Plums are probably Bosnia and Herzegovina’s most famous and popular fruit. Each year, tons of them are exported all over Europe and even as far as Russia. My wife and I recently had the pleasure to visit the 38th annual “Plum Festival,” otherwise known as the Gradacac Agriculture and Food Products Fair. Dozens of farmers, agricultural product enterprises, and many others exhibited their products and competed for prizes. Gradacac is a beautiful, historic city in the rolling hills of northern Bosnia. USAID has supported many agricultural projects in this region including a project to help disabled farmers and a microcredit program for women farmers.
Every mayor I have met in Bosnia and Herzegovina has made clear the serious economic challenges they face, especially insufficient funding, high unemployment, and the lack of economic activity. The best of these mayors turn these challenges into opportunities. USAID’s GAP program has worked with participating municipalities to improve government facilities. The municipalities must provide matching funding to construct or restore government facilities that improve services to local citizens and respond to the needs of the communities.
We also met with the leaders of several NGOs, who like many others I have met, are working hard to serve their communities. We are pleased to assist such organizations, which – in the case of this trip – support the needs of Roma women, provide microcredit to women farmers, offer psychological and other support to women traumatized by horrific events during the war, provide essential assistance to land mine victims and other community activities. I salute these and the many other dedicated citizens who work hard every day with little or no compensation to serve their fellow citizens.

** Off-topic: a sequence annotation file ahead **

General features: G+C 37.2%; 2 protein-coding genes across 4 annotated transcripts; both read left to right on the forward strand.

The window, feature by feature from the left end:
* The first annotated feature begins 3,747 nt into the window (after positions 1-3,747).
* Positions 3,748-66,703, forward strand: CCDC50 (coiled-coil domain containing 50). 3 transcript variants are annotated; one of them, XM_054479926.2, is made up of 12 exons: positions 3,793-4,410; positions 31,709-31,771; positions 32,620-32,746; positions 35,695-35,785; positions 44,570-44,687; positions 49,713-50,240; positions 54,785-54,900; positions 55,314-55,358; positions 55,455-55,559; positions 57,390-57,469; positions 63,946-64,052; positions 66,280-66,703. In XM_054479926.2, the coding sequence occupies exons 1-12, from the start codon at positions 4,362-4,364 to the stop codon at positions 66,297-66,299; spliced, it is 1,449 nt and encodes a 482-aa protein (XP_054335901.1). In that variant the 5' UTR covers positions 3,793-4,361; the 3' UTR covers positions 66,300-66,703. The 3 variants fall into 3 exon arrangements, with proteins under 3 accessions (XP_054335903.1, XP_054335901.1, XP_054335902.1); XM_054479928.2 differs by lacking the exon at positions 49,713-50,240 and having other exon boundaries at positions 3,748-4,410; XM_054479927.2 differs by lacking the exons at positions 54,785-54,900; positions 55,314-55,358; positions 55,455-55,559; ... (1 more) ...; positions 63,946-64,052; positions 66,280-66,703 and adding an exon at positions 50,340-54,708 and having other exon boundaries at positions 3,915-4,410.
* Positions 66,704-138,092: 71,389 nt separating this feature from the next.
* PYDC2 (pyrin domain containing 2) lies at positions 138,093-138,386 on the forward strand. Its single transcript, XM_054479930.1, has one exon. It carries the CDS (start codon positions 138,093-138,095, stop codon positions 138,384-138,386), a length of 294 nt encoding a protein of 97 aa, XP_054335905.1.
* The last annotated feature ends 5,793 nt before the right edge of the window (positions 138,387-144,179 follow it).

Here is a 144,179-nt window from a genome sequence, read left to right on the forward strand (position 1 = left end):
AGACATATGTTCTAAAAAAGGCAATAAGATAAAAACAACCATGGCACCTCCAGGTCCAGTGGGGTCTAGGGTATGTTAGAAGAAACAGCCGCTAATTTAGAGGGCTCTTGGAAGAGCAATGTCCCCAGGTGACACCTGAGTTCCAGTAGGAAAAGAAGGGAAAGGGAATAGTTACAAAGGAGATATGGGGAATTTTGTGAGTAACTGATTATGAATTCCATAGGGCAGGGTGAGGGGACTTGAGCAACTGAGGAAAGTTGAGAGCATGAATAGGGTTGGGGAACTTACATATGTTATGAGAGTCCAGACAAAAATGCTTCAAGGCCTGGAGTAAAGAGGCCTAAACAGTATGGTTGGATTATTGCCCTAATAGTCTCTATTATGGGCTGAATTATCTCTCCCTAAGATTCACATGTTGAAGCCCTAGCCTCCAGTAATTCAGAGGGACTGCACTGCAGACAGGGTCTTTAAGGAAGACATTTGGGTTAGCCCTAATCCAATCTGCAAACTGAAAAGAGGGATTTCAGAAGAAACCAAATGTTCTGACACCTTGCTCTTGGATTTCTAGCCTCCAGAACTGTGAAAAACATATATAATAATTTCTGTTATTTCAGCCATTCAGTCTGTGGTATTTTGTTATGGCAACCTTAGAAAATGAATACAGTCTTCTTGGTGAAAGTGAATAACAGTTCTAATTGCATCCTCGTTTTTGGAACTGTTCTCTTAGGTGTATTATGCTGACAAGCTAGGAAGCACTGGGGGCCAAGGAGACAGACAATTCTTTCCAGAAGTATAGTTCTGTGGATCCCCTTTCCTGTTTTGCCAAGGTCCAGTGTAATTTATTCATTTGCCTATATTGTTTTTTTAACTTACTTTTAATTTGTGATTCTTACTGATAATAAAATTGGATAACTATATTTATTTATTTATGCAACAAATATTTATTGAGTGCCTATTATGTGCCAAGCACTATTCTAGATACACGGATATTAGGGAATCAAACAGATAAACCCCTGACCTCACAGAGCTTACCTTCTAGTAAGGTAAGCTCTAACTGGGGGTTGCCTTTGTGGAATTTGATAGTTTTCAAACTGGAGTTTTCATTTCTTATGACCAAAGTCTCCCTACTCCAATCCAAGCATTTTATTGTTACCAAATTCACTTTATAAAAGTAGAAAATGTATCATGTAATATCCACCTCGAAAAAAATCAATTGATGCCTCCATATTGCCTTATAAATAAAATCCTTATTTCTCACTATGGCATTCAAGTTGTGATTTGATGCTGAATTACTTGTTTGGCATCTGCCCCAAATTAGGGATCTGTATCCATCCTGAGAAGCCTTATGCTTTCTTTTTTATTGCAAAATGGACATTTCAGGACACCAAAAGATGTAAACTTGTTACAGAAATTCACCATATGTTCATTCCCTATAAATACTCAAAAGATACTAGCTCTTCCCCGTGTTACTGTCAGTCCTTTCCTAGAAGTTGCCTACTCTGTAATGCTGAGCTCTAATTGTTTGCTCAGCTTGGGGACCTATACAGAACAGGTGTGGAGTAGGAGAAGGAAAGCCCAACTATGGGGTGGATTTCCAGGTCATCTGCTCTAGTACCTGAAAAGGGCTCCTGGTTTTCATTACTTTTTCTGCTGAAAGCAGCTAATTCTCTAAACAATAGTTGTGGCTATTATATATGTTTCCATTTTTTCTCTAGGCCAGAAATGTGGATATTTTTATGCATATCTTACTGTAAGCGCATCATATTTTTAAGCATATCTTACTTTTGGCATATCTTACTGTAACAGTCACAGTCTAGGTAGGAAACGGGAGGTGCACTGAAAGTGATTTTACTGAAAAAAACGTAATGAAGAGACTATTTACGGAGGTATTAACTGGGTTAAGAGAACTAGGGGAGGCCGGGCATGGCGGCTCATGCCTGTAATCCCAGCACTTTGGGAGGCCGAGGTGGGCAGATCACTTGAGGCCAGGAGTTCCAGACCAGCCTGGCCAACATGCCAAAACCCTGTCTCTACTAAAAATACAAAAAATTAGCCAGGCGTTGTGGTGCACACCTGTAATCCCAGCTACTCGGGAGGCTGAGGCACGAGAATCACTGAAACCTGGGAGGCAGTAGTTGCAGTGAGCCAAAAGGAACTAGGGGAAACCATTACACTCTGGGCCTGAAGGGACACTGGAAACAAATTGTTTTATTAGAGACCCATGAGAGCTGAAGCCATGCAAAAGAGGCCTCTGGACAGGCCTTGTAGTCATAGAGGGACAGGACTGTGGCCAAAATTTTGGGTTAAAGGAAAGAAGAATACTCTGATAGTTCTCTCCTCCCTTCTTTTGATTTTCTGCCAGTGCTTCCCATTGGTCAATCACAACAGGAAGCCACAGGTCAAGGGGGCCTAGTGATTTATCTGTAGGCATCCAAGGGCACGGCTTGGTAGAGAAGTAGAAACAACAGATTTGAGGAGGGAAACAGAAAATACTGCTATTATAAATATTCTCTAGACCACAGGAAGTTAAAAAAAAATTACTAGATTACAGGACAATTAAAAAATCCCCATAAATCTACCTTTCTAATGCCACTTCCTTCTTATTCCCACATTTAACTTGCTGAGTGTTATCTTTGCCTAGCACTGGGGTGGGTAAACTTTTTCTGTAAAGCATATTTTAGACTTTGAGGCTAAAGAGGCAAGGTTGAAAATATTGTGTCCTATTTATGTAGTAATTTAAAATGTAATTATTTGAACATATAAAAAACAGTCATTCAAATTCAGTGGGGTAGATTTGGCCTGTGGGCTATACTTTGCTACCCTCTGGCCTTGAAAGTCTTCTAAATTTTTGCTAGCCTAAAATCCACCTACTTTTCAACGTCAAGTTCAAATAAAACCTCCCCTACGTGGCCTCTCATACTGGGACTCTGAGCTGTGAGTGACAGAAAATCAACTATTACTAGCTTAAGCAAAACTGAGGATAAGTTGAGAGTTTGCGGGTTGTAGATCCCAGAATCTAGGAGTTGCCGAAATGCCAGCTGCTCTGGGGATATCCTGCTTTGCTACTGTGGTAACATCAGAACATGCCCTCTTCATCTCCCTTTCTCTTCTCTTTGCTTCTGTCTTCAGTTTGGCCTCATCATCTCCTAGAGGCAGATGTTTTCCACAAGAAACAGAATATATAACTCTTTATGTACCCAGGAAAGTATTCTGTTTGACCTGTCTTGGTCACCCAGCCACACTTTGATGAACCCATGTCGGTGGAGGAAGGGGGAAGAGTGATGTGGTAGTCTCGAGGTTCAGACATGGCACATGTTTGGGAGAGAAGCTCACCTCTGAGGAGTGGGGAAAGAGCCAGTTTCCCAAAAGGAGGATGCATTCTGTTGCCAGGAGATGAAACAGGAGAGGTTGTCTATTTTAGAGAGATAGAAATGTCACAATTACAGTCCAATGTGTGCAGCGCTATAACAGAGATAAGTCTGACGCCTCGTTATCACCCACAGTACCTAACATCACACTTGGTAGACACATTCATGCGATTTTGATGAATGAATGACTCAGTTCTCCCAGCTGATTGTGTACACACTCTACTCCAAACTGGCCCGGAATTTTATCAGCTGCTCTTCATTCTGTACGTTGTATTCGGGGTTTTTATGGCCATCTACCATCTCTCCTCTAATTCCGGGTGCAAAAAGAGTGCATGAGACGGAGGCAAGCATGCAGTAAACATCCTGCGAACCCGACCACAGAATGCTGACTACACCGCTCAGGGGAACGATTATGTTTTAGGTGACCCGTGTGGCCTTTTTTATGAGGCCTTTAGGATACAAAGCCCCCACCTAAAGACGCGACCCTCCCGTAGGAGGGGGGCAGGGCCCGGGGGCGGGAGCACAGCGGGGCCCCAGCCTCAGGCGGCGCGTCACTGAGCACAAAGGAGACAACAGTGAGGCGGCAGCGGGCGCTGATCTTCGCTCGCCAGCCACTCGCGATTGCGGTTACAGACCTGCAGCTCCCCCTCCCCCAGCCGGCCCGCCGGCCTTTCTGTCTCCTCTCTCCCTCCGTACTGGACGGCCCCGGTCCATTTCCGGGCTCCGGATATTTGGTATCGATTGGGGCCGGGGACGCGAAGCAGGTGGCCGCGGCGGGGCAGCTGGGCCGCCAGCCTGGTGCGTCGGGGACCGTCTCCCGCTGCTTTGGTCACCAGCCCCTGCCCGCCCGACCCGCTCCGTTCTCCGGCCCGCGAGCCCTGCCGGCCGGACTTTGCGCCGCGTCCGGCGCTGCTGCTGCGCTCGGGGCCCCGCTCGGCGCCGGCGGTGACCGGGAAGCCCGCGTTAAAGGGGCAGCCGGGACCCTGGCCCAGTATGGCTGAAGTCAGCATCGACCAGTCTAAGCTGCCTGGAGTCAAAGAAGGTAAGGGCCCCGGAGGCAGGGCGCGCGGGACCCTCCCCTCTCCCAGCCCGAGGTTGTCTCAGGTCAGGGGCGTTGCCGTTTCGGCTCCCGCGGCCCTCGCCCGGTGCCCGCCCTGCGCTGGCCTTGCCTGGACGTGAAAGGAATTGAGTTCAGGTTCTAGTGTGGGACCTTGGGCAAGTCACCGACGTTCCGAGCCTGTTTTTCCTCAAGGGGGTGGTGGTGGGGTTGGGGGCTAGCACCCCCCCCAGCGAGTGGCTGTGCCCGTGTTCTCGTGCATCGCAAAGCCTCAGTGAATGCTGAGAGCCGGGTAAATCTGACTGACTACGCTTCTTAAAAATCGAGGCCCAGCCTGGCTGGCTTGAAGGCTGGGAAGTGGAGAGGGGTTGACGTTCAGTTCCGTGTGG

Finally, we met with five young residents of Tuzla who had participated in U.S. Embassy-sponsored academic programs for professors at American universities or had lived for a year with American families and attended high schools. The professors told us how their experiences were helping them to improve teaching methods and approaches. The two high school students described how their experiences had changed their lives. One of them told us she now planned to run for president of BiH one day!
From high school students to elected city mayors, it’s wonderful to meet people like this who are passionate about using their skills to build a brighter future here. I’m eager to learn from others in BiH who are working creatively to solve problems in their own communities. Feel free to share examples in the comments section of this blog.